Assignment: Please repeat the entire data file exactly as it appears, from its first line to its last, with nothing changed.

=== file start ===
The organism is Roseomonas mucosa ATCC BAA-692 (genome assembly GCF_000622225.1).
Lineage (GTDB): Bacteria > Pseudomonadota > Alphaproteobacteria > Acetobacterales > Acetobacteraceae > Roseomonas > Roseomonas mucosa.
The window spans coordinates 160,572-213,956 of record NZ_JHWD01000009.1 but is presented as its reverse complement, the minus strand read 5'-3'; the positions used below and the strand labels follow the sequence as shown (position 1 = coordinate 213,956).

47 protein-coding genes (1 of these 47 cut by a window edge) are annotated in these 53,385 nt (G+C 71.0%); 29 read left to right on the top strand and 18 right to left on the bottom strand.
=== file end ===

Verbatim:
The organism is Roseomonas mucosa ATCC BAA-692 (genome assembly GCF_000622225.1).
Lineage (GTDB): Bacteria > Pseudomonadota > Alphaproteobacteria > Acetobacterales > Acetobacteraceae > Roseomonas > Roseomonas mucosa.
The window spans coordinates 160,572-213,956 of record NZ_JHWD01000009.1 but is presented as its reverse complement, the minus strand read 5'-3'; the positions used below and the strand labels follow the sequence as shown (position 1 = coordinate 213,956).

47 protein-coding genes (1 of these 47 cut by a window edge) are annotated in these 53,385 nt (G+C 71.0%); 29 read left to right on the top strand and 18 right to left on the bottom strand.